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SF Unified Settles $5.4 Million Legal Battle With School Bus Operator Over Pandemic Fees

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A small yellow school bus drives down a hilly street in San Francisco.
A First Student school bus picks up students in San Francisco on Sept. 13, 2018. (Robert Alexander/Getty Images)

Update, 1 p.m. Tuesday: The San Francisco Board of Education on Monday evening approved a settlement between the school district and its former school bus provider over unpaid invoices during the pandemic, when buses were not taking kids to school.

Under the agreement, the company, First Student, will pay San Francisco Unified $1 million, school board officials announced.

The bus company worked with the school district for about 40 years before San Francisco Unified switched bus providers in 2021. The company last year sued the district for refusing to pay $5.4 million in non-transportation services when in-person classes were canceled. The district, in turn, countersued the company for breach of contract, bad faith and violations of the California False Claims Act.

Last Thursday, a jury sided with the district, finding First Student guilty of violating the California False Claims Act, which bars the use of a false statement or document to obtain money from the state. But the jury also decided that the district did not incur any harm from receiving the company’s invoices, which it never paid.
That mixed decision resulted in what’s known as a “fatal inconsistency” in the verdict, prompting both parties to try to reach a settlement.

On Friday, the two parties announced they had reached a settlement agreement.

“We are glad the matter is resolved,” said Joe Arellano, spokesperson for First Student.

Original story, 5 p.m. Friday: The San Francisco Unified School District on Friday reached a settlement with its former school bus provider in a lawsuit over ongoing payments during the pandemic, when students were learning from home.

The terms of the deal with First Student, the bus operator, have not yet been released and the agreement must now be approved by the city's Board of Education.

“Today First Student and SFUSD reached a mutual settlement with no admission of liability on either side. We are glad the matter is resolved,” said Joe Arellano, spokesperson for First Student. “First Student took great pride in partnering with SFUSD for decades, transporting generations of families. We hope to return to the community in the future if the opportunity arises.”

On Thursday afternoon, a jury reached a verdict in the case in San Francisco Superior Court, records show. But a "fatal inconsistency" associated with the verdict caused the trial to continue into Friday, when the two parties ultimately settled.

“SFUSD and First Student reached a settlement agreement, which will go to the Board of Education for approval at an upcoming meeting,” said Laura Dudnick, spokesperson for SFUSD.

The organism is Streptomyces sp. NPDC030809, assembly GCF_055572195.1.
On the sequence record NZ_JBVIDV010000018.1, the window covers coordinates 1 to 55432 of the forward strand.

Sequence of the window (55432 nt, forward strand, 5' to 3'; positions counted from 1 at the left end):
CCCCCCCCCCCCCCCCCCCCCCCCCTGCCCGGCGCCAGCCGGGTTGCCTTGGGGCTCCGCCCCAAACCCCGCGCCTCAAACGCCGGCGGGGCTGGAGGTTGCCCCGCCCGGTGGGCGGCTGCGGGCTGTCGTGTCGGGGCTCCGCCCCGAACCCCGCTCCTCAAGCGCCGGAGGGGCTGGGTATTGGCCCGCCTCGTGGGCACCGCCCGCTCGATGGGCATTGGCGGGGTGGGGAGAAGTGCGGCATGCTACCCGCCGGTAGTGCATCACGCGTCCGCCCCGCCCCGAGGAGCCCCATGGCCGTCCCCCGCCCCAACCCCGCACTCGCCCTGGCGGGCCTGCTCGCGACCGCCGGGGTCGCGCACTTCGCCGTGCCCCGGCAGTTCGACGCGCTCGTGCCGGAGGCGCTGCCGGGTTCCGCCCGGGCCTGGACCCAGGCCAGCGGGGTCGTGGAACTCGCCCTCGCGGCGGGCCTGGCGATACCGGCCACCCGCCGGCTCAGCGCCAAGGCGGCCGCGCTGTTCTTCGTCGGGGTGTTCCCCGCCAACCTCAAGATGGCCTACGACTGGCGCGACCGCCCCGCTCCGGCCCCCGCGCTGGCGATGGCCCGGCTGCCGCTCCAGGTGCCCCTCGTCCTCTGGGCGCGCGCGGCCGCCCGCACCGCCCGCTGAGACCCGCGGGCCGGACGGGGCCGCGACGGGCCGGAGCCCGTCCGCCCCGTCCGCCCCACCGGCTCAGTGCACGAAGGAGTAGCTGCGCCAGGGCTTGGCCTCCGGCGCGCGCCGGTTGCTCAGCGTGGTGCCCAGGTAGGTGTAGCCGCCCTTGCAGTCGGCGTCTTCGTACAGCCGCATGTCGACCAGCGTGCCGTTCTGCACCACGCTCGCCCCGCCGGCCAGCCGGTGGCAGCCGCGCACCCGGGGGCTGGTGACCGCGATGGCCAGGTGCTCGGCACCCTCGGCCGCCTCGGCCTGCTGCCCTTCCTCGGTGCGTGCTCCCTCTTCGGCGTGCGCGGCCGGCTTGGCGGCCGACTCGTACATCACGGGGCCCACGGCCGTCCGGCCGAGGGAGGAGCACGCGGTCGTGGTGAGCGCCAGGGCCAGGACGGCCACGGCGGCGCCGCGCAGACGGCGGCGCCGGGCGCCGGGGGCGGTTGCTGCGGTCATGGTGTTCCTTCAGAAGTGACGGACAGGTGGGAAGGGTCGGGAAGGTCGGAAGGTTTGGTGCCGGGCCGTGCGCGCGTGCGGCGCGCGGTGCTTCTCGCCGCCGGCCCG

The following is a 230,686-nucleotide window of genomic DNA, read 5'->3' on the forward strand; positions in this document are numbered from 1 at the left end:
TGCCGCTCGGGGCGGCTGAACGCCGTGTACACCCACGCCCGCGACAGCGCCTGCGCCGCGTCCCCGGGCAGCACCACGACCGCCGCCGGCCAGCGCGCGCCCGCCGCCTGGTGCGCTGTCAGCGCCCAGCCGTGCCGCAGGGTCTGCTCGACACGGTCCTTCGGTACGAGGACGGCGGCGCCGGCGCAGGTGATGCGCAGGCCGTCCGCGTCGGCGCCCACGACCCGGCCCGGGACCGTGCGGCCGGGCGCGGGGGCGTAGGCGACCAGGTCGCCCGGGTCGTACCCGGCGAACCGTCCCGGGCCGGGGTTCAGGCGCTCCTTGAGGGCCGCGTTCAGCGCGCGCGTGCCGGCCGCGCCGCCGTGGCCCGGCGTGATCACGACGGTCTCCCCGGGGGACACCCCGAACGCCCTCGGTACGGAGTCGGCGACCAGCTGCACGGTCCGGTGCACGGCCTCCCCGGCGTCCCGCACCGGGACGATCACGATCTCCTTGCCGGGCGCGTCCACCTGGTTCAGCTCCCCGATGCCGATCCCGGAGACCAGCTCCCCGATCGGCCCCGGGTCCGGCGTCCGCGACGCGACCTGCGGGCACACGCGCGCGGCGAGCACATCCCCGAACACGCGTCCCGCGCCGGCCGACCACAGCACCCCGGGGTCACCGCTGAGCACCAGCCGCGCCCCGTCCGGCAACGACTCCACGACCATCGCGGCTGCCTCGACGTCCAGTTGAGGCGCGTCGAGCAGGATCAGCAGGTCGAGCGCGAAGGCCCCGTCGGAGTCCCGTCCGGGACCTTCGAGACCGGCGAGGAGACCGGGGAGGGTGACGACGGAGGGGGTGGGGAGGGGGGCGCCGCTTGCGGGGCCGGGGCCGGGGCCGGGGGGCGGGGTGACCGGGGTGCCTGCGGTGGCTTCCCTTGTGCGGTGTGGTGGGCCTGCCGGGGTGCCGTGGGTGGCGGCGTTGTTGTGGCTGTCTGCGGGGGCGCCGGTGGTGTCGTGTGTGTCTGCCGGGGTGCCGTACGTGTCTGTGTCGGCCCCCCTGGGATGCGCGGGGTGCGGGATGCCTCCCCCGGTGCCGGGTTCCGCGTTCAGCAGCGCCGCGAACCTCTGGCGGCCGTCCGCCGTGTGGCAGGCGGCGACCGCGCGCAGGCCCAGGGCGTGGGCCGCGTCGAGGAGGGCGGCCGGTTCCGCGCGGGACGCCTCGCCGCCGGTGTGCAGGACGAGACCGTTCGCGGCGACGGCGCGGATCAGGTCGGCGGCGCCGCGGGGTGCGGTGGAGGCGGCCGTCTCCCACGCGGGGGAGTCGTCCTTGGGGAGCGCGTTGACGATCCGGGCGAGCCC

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The company, which had provided bus services to public school students in San Francisco for four decades, sued SFUSD last year for refusing to pay $5.4 million in non-transportation services — such as bus maintenance and insurance — billed for the 2020–'21 school year.

In disputing the payment, SFUSD argued it did not use any buses during that period, as classes were being held online, and was therefore not obligated to pay for those services. The district, in turn, countersued the company for breach of contract, bad faith and violations of the California False Claims Act.

The lawsuit comes at a turbulent time for SFUSD, which has had to navigate a months-long payroll fiasco, rapidly declining enrollment and other financial hardships coming out of the pandemic.

Ohio-based First Student, the largest school bus operator in the nation, contracts with roughly 1,000 districts across the United States and Canada.

SFUSD cut ties with the company early in the pandemic, when in-person instruction ground to a halt. In July 2021, just before the resumption of in-person instruction in schools, the district signed a $150 million, five-year contract with Zūm, a Redwood City-based start-up that allows parents and administrators to use an app to monitor pickups, bus locations and route changes.

The switch in providers was expected to save the district about $3 million annually, TechCrunch reported at the time of the deal.

Following the new contract agreement, First Student filed separate legal challenges against both SFUSD and Zūm, alleging the district's selection of its new bus provider was irresponsible and that the district failed to investigate First Student's allegations of misconduct in the bidding process. The court denied the motion against the district 2022.

That court case against Zūm is set to begin in August.

Correction (March 29): The previous version of this story inaccurately stated that the “fatal inconsistency” in the jury's verdict against First Student effectively overruled its decision.  That was not the case.

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